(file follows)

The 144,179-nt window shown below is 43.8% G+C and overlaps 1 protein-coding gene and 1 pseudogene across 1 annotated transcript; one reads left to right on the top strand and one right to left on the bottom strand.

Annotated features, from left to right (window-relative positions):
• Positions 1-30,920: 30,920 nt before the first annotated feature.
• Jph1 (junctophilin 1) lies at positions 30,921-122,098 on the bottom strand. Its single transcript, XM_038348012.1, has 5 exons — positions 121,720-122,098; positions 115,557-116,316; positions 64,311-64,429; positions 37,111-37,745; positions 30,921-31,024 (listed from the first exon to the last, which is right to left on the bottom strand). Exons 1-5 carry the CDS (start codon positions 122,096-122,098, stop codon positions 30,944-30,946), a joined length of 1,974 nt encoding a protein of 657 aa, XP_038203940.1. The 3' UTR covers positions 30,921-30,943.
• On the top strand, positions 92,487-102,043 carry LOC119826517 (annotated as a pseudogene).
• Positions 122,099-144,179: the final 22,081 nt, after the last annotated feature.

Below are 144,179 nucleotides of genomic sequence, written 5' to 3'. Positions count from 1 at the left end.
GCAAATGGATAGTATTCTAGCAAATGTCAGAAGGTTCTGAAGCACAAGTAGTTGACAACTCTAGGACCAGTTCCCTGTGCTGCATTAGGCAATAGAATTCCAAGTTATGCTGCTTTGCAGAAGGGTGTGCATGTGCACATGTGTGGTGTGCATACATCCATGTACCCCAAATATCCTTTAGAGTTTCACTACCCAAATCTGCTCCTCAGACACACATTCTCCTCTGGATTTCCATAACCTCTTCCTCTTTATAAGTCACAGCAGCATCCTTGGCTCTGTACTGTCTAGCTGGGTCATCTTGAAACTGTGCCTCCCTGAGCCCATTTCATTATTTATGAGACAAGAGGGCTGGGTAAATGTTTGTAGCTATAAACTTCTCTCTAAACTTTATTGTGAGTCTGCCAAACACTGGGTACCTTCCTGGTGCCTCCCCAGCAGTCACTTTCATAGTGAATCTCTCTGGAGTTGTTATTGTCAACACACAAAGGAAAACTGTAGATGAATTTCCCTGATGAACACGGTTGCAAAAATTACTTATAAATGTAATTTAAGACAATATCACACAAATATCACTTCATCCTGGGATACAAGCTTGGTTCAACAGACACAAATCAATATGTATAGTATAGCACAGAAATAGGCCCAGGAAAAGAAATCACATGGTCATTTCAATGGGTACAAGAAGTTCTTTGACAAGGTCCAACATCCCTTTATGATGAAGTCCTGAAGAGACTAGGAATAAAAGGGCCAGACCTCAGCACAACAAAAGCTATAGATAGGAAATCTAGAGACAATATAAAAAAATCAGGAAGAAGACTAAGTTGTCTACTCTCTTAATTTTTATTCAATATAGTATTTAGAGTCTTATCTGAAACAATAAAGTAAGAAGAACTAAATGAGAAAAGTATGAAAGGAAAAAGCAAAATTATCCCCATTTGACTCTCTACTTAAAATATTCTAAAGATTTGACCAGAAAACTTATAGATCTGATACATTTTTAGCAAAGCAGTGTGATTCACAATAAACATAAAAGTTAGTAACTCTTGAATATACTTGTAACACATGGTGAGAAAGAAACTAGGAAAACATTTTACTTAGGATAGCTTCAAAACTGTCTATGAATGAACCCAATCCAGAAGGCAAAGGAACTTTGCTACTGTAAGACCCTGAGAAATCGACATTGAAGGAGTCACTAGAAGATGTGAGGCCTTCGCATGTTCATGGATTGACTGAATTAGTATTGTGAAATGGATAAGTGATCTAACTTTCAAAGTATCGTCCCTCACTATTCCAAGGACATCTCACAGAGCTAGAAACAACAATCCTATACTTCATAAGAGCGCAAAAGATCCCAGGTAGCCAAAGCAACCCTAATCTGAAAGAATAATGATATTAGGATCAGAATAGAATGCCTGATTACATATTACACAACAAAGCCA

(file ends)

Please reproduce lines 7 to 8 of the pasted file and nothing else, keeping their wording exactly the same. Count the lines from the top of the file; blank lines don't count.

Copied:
Below are 144,179 nucleotides of genomic sequence, written 5' to 3'. Positions count from 1 at the left end.
GCAAATGGATAGTATTCTAGCAAATGTCAGAAGGTTCTGAAGCACAAGTAGTTGACAACTCTAGGACCAGTTCCCTGTGCTGCATTAGGCAATAGAATTCCAAGTTATGCTGCTTTGCAGAAGGGTGTGCATGTGCACATGTGTGGTGTGCATACATCCATGTACCCCAAATATCCTTTAGAGTTTCACTACCCAAATCTGCTCCTCAGACACACATTCTCCTCTGGATTTCCATAACCTCTTCCTCTTTATAAGTCACAGCAGCATCCTTGGCTCTGTACTGTCTAGCTGGGTCATCTTGAAACTGTGCCTCCCTGAGCCCATTTCATTATTTATGAGACAAGAGGGCTGGGTAAATGTTTGTAGCTATAAACTTCTCTCTAAACTTTATTGTGAGTCTGCCAAACACTGGGTACCTTCCTGGTGCCTCCCCAGCAGTCACTTTCATAGTGAATCTCTCTGGAGTTGTTATTGTCAACACACAAAGGAAAACTGTAGATGAATTTCCCTGATGAACACGGTTGCAAAAATTACTTATAAATGTAATTTAAGACAATATCACACAAATATCACTTCATCCTGGGATACAAGCTTGGTTCAACAGACACAAATCAATATGTATAGTATAGCACAGAAATAGGCCCAGGAAAAGAAATCACATGGTCATTTCAATGGGTACAAGAAGTTCTTTGACAAGGTCCAACATCCCTTTATGATGAAGTCCTGAAGAGACTAGGAATAAAAGGGCCAGACCTCAGCACAACAAAAGCTATAGATAGGAAATCTAGAGACAATATAAAAAAATCAGGAAGAAGACTAAGTTGTCTACTCTCTTAATTTTTATTCAATATAGTATTTAGAGTCTTATCTGAAACAATAAAGTAAGAAGAACTAAATGAGAAAAGTATGAAAGGAAAAAGCAAAATTATCCCCATTTGACTCTCTACTTAAAATATTCTAAAGATTTGACCAGAAAACTTATAGATCTGATACATTTTTAGCAAAGCAGTGTGATTCACAATAAACATAAAAGTTAGTAACTCTTGAATATACTTGTAACACATGGTGAGAAAGAAACTAGGAAAACATTTTACTTAGGATAGCTTCAAAACTGTCTATGAATGAACCCAATCCAGAAGGCAAAGGAACTTTGCTACTGTAAGACCCTGAGAAATCGACATTGAAGGAGTCACTAGAAGATGTGAGGCCTTCGCATGTTCATGGATTGACTGAATTAGTATTGTGAAATGGATAAGTGATCTAACTTTCAAAGTATCGTCCCTCACTATTCCAAGGACATCTCACAGAGCTAGAAACAACAATCCTATACTTCATAAGAGCGCAAAAGATCCCAGGTAGCCAAAGCAACCCTAATCTGAAAGAATAATGATATTAGGATCAGAATAGAATGCCTGATTACATATTACACAACAAAGCCA